The Eliakim Typological Argument is an apologetic defense used to support the Roman Catholic papacy—the doctrinal and administrative office of the pope. The pope holds the central organizational and leadership office of the Roman Catholic Church. His authority is believed to come from the apostle Peter, whom Catholics assert led the church before his martyrdom. Put simply, Catholics believe Jesus appointed Peter to be the first pope and that there is an unbroken line of papal succession to the present day.
The Eliakim Typological Argument originates from the Roman Catholic Church’s interpretation of Matthew 16:13–20. In this passage, Jesus asks the disciples, “Who do you say I am?” (verse 15). In verse 16, the apostle Peter—always the outspoken one of the group—answers for all of them. He confesses that Jesus is “the Christ, the Son of the Living God” (ESV). In a powerful and unambiguous way, Peter declares that Jesus is God’s Son and Israel’s promised Messiah. Jesus responds to Peter’s confession with these words: “Blessed are you, Simon son of Jonah, for this was not revealed to you by flesh and blood, but by my Father in heaven. And I tell you that you are Peter, and on this rock I will build my church, and the gates of Hades will not overcome it. I will give you the keys of the kingdom of heaven; whatever you bind on earth will be bound in heaven, and whatever you loose on earth will be loosed in heaven” (Matthew 16:17–19).
The Lord’s response to Peter intentionally paralleled Peter’s confession of faith. Peter confessed, “You are the Christ.” Jesus responded, “You are Peter.” Peter’s first name was originally Simon, but the Lord renamed him Peter (Petros in Greek), meaning “rock” (John 1:42). Based on Christ’s next statement, “And on this rock I will build my church,” Roman Catholics believe Jesus endowed Peter with authority to become the first pope, along with all the various roles and duties that role entails.
The Eliakim Typological Argument asserts that, when Jesus gave “the keys of the kingdom of heaven” to Peter, He was alluding to and fulfilling Isaiah 22:20–24, which Catholics see as a typological prefigurement of Peter’s role in the church. Isaiah’s prophecy says, “In that day I will summon my servant, Eliakim son of Hilkiah. I will clothe him with your robe and fasten your sash around him and hand your authority over to him. He will be a father to those who live in Jerusalem and to the people of Judah. I will place on his shoulder the key to the house of David; what he opens no one can shut, and what he shuts no one can open. I will drive him like a peg into a firm place; he will become a seat of honor for the house of his father. All the glory of his family will hang on him: its offspring and offshoots—all its lesser vessels, from the bowls to all the jars.”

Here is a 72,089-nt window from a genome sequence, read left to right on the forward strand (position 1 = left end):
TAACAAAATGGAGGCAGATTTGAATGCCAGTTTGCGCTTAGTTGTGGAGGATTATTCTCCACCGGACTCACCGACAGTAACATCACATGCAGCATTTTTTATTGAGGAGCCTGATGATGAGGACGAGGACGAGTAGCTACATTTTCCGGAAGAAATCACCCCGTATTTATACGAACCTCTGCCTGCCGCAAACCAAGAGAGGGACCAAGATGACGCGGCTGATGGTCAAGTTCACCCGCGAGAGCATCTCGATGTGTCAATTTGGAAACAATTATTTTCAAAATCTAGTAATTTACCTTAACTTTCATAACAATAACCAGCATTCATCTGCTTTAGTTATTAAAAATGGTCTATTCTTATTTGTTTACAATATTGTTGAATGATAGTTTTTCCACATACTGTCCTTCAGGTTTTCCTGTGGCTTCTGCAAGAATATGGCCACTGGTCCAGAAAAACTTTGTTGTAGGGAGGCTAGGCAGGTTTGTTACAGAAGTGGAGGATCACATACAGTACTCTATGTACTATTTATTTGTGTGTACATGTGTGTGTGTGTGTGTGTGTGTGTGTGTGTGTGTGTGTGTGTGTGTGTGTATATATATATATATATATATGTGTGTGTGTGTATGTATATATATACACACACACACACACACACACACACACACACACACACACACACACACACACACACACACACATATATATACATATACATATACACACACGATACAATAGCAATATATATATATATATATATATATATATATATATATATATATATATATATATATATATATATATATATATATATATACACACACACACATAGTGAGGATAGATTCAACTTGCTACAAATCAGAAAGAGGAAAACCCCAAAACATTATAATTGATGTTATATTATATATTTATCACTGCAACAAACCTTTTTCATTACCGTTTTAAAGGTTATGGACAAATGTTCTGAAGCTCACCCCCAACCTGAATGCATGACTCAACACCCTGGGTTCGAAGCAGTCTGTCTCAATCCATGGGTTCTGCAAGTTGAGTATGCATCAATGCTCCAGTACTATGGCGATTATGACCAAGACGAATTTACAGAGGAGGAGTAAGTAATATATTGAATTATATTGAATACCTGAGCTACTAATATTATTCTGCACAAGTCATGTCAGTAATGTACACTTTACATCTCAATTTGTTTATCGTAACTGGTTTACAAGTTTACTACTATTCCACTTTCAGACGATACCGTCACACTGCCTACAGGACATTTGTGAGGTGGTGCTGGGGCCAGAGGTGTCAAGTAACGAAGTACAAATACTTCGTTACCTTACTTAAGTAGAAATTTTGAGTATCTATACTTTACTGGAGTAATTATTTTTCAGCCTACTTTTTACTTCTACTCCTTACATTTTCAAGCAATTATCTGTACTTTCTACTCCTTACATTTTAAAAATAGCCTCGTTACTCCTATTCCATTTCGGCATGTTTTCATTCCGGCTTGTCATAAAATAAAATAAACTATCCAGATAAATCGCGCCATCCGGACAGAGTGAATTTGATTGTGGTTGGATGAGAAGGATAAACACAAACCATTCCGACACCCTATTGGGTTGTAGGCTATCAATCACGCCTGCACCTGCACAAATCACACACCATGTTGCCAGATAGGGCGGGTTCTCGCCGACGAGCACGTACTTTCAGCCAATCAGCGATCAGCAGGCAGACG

The Eliakim Typological Argument claims that Eliakim, who received “the key to the house of David,” is a type of Peter. Eliakim foreshadowed the eventual role that Peter would play as the founding pope. The argument also links the statements “What he opens no one can shut, and what he shuts no one can open” with the Lord’s promise to Peter that “Whatever you bind on earth will be bound in heaven, and whatever you loose on earth will be loosed in heaven.” In drawing a correlation between Isaiah 22 and Matthew 16, the Roman Catholic Church erroneously regards the office of the pope as biblical and confers foundational and infallible authority to whoever occupies that office.
The problem with the Eliakim Typological Argument is that Eliakim prefigures Christ, not Peter. In Isaiah 22:22 Eliakim is given “the key of the house of David.” This corresponds with the description of Jesus in Revelation 3:7: “who is holy and true, who holds the key of David.”
Further, Isaiah 22:22 says concerning Eliakim, “What he opens no one can shut, and what he shuts no one can open.” This, too, is applied to Jesus in Revelation 3:7: “What he opens no one can shut, and what he shuts no one can open.” The blessing of Eliakim in Isaiah 22 should be read in light of Revelation 3, not Matthew 16.
Scripture demonstrates unambiguously that Jesus is the authority of the church, not Peter. The Eliakim Typological Argument postulates a dubious and highly speculative interpretation of Matthew 16 in light of Isaiah 22. There is simply no scriptural basis for the office of the pope or the doctrine of papal infallibility, and the Eliakim Typological Argument fails to overturn that fact.